Energy balance: the right approach to assess the energy performance of window products
Unlike the opaque fabric of buildings the primary purpose of windows and facades is to let daylight into buildings and establish a visual connection with the external environment thanks to the transparency of glass. These characteristics are unique among building materials and result in many benefits such as views to the outside world and natural daylight provision, making interiors comfortable, enjoyable and healthy living spaces. Similarly, the transparency of glass also provides free solar energy that contributes to the thermal performance of buildings.
Indeed, as transparent component, windows provide solar heat gains to buildings. In winter these heat gains are beneficial because they warm up the interiors, thus reducing heating needs and associated energy consumption. In summer, heat gains can be significant and in some cases may lead to overheating if suboptimal glazing solutions are used. However, if adequate glazing solutions, such as solar control coated glass or electrochromic glass technologies, are used in warm climates and on southern orientations, overheating can be avoided.
It follows on from this that the energy performance of windows and facades cannot be assessed solely on the basis of their insulation characteristics (Ug value) as is the case for opaque fabrics. It needs to take into account both the solar energy gains (g value) provided by a window and its insulation properties.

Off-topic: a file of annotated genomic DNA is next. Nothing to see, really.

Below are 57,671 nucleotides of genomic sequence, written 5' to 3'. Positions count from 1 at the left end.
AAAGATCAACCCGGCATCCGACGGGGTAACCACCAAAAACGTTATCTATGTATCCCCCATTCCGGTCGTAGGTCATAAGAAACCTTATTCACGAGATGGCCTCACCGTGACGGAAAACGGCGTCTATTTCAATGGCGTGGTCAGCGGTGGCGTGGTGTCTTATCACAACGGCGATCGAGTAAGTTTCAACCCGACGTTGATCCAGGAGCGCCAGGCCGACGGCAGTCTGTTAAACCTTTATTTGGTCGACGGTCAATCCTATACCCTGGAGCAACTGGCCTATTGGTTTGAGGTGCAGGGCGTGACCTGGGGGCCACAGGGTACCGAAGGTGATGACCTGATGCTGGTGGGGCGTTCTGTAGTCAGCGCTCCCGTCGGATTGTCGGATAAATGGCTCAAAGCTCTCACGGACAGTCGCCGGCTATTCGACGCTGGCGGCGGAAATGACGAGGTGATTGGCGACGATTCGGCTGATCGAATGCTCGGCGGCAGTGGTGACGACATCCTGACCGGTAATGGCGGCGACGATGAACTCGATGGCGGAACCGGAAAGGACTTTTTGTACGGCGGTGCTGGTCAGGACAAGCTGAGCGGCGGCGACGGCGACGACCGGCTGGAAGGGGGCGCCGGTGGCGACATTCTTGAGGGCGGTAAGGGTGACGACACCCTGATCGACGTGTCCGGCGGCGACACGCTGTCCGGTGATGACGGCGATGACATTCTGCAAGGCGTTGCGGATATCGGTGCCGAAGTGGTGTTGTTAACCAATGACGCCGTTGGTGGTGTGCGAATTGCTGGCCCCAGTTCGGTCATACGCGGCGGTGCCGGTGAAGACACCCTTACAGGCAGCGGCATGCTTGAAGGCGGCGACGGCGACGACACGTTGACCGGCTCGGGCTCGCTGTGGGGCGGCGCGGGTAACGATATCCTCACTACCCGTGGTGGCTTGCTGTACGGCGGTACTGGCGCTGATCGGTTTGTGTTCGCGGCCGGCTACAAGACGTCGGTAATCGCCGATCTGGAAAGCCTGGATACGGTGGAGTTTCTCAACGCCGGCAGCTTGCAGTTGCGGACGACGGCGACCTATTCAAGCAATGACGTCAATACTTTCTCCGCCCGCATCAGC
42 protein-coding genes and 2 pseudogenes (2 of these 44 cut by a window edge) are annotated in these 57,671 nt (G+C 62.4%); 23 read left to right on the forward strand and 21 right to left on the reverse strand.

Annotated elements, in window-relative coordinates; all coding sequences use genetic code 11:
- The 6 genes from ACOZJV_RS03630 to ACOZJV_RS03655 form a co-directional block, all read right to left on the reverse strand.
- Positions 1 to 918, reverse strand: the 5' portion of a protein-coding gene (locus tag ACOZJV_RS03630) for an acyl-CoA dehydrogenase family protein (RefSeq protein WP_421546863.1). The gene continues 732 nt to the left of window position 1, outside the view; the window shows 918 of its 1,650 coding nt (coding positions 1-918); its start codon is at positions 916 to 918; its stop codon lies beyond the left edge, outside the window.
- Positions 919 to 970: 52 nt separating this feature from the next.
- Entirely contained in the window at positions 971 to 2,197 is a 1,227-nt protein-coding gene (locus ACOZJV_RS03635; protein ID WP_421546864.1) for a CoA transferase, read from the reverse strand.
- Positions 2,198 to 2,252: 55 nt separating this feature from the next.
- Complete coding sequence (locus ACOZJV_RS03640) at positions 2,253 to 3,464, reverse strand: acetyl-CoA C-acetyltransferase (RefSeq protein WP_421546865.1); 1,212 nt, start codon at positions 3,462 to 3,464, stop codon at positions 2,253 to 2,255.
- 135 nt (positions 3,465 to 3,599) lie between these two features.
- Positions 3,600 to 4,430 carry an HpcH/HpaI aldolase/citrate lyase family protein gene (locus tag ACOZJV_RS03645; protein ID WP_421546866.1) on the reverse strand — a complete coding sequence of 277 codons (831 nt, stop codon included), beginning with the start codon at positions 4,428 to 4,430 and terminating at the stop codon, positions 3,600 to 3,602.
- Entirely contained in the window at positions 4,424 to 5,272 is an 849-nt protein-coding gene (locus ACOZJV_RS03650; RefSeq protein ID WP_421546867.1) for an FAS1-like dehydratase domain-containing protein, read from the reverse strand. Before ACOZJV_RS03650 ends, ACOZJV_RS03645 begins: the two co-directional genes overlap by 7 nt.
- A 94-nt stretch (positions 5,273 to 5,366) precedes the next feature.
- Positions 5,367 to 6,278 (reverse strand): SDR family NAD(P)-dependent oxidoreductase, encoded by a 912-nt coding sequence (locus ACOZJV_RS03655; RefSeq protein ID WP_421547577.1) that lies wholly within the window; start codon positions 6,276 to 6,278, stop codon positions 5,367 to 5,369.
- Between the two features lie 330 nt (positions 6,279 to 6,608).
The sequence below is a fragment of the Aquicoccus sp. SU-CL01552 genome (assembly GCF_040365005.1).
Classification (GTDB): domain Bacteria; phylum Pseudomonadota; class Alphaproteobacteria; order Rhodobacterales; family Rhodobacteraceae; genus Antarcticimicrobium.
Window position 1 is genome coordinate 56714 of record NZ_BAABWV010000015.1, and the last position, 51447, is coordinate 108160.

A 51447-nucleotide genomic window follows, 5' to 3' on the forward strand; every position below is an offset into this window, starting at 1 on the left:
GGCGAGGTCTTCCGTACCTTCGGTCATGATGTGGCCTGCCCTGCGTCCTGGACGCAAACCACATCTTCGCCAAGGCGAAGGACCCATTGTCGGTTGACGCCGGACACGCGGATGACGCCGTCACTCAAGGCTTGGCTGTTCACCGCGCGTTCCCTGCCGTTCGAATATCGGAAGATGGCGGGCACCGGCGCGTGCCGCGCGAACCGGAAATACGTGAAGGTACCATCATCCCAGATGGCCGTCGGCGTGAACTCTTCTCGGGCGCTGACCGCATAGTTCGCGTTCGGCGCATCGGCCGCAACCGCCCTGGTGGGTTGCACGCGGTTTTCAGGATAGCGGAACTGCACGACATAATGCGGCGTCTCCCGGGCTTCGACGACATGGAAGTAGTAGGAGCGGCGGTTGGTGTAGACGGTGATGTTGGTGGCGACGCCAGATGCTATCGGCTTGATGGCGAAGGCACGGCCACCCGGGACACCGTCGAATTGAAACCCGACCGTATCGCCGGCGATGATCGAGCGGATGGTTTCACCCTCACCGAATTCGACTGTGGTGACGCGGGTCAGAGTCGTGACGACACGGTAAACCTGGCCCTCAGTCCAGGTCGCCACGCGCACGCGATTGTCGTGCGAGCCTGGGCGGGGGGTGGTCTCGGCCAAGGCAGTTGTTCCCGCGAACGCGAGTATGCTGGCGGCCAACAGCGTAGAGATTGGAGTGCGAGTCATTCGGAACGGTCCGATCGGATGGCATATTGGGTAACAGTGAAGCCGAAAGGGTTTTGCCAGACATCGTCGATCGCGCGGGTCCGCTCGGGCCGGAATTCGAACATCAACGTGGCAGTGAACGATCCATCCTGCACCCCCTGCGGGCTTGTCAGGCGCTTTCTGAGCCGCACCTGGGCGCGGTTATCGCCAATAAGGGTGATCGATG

This is where the concept of energy balance of windows comes in. Indeed, the energy performance of a window is determined by its energy balance. The energy balance of a window is the difference between heat losses (measured by way of the U-value) and solar heat gains (measured by way of the g-value).
This energy balance is specific to every window and is affected by:
- Its geographical location, which determines the level of solar heat gains and heat losses required for the window. This parameter is the most influential when calculating the energy balance of a window, since it has an impact on both the levels of heat gains and heat losses required.
- Its size: increasing window size increases solar heat gains per m²
- Its orientation (North, East, South or West), which primarily affects solar heat gains Energy balance: the right approach to assess the energy performance of window products
The energy balance of a window must be used to assess its energy performance. It is this balance that determines the most appropriate glazing solution for a given window. It should be calculated with an equation that factors in the heat gains and heat losses and is weighted by the climatic conditions. Accordingly, the energy balance of a window must be the method used to calculate its energy performance under the EU energy labelling scheme.
The figure below shows the difference in energy ratings of 5 modern glazing solutions for UK residential buildings according to the parameter chosen to assess the energy performance: i.e. insulation or energy balance. It demonstrates that a window performance ranking based on the insulation properties would lead to an incorrect performance assessment: although window TGU#1 offers the best, i.e. the lowest, insulation value (Uw), it is in fact a sub-optimal option in terms of overall energy balance.